Reds (1981) -- Just prior to U.S. involvement in the First World War, progressive journalist John "Jack" Reed (Beatty) meets his match in fiery Portland writer Louise Bryant (Diane Keaton). Sharing a passion for political ideals, they embark on a torrid, often combative relationship complicated by Reed's deep involvement with union organizing. Their eventual journey to Russia on the eve of the Bolshevik Revolution is an event that will lead them on an even more torturous path to self-discovery and ultimately, acceptance. Writer-director Beatty's Oscar-winning portrait of leftie scribe John Reed and his paramour Bryant is equal parts sweeping historical epic, tragic romance, and paean to the once influential voices of early American socialism. His ingenious use of actual interviews with those who knew the Greenwich Village couple- including Henry Miller and Rebecca West- gives the picture an extra depth and dramatic veracity. But it's the chemistry between Beatty's uncompromising Reed, a man devoted to the principle of class struggle, and Keaton's fiercely independent Bryant that's sure to rouse your inner rebel. With terrific support from Maureen Stapleton (as Emma Goldman), and Jack Nicholson (as cynical playwright Eugene O'Neill), Reds is a film that embraces love and politics without giving short shrift to either.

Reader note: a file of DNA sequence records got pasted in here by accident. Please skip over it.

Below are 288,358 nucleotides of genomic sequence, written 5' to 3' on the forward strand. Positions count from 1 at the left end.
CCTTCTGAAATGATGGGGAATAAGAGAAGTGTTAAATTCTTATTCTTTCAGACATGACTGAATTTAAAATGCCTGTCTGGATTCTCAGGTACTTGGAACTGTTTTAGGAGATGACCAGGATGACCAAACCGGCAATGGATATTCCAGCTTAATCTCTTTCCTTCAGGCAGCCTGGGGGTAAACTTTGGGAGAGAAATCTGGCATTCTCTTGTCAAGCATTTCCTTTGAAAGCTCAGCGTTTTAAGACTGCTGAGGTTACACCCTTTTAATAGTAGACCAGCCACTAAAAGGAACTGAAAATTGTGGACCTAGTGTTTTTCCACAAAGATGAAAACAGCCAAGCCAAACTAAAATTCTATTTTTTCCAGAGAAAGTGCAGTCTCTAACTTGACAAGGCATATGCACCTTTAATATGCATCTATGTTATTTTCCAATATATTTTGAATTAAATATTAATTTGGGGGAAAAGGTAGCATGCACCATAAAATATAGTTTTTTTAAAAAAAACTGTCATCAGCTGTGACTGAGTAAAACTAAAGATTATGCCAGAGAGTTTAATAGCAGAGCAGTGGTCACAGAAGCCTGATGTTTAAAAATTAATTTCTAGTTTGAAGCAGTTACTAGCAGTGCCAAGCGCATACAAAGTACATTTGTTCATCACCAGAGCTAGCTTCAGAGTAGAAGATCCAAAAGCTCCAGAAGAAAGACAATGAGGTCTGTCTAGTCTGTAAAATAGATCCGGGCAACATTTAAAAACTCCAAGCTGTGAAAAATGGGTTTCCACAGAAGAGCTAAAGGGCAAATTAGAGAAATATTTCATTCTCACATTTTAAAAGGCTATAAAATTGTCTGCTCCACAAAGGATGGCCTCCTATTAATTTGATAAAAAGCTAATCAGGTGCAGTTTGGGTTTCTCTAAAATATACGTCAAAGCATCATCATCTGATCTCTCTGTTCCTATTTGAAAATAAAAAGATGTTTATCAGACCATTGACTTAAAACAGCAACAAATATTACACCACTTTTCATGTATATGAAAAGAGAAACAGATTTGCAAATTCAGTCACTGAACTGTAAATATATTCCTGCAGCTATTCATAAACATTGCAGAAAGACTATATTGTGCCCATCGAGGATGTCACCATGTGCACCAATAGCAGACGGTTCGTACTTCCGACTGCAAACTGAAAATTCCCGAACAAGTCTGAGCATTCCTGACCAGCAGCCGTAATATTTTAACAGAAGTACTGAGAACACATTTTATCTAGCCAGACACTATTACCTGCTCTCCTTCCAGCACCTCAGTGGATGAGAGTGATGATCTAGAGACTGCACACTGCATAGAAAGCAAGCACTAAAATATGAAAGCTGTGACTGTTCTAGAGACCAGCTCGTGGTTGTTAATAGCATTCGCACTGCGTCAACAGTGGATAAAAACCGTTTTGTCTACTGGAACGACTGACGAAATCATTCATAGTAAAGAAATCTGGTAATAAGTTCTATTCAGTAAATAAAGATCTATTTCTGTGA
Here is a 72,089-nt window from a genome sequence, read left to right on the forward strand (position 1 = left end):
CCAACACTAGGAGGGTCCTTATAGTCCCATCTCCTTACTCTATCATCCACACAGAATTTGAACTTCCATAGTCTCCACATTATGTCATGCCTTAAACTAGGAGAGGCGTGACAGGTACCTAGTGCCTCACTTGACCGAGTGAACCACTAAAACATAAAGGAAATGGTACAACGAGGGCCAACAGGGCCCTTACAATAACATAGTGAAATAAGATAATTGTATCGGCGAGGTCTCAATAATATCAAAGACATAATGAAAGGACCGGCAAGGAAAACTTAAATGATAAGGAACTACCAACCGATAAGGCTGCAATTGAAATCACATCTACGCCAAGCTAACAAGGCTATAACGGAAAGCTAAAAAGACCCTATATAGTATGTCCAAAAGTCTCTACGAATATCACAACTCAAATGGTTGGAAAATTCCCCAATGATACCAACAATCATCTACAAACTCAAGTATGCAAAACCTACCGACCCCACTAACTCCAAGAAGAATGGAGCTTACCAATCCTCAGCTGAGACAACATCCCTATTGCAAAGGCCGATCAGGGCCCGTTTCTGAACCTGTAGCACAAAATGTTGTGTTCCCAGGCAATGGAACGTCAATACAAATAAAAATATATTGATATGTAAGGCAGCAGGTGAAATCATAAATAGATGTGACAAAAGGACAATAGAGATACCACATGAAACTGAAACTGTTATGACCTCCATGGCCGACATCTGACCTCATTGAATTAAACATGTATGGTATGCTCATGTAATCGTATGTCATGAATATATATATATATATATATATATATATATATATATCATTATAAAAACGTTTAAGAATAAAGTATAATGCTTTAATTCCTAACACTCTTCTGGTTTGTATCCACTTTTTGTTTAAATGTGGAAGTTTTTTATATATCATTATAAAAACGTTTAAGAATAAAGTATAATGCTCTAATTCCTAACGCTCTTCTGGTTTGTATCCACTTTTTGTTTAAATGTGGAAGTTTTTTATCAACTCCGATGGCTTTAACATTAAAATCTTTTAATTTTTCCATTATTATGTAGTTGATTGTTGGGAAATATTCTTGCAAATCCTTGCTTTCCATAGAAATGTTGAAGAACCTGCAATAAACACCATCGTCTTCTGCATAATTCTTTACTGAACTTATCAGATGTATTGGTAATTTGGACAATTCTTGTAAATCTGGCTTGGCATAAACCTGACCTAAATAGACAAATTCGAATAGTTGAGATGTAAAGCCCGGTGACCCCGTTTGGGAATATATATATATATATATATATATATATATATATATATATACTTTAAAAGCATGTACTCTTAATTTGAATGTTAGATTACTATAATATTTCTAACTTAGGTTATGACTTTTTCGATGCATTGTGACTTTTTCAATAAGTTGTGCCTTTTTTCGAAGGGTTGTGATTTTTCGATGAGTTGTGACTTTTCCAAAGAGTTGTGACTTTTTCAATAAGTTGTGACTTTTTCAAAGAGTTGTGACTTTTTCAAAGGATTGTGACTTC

Bulworth (1998) -- Well into his career-- but feeling stalled in every respect-- Senator Jay Bulworth (Beatty) is becoming slightly unhinged, losing his keen ear for delivering the words which the voters want and expect to hear. Perhaps it's male menopause, but regardless, the senator decides to enjoy it. He resolves to run for re-election on a novel platform: tell the blunt truth about everyone and everything. Predictably, this move creates bewilderment and bedlam among his staffers, and his constituency at large. A biting political satire, Bulworth explores the term "politically incorrect" with uproarious results. Star/director Beatty, no stranger to liberal politics himself, takes chances satirizing all the hypocrisy and insincerity within our political system, but the gamble pays off with a zany film that has something to say. (Reportedly, Bulworth's refreshingly outspoken views pretty much mirror Beatty's own outlook.) Oliver Platt almost steals the picture as Bulworth's stunned chief aide, and Halle Berry makes a decorous addition as a newly converted supporter. Cast your own ballot for Bulworth.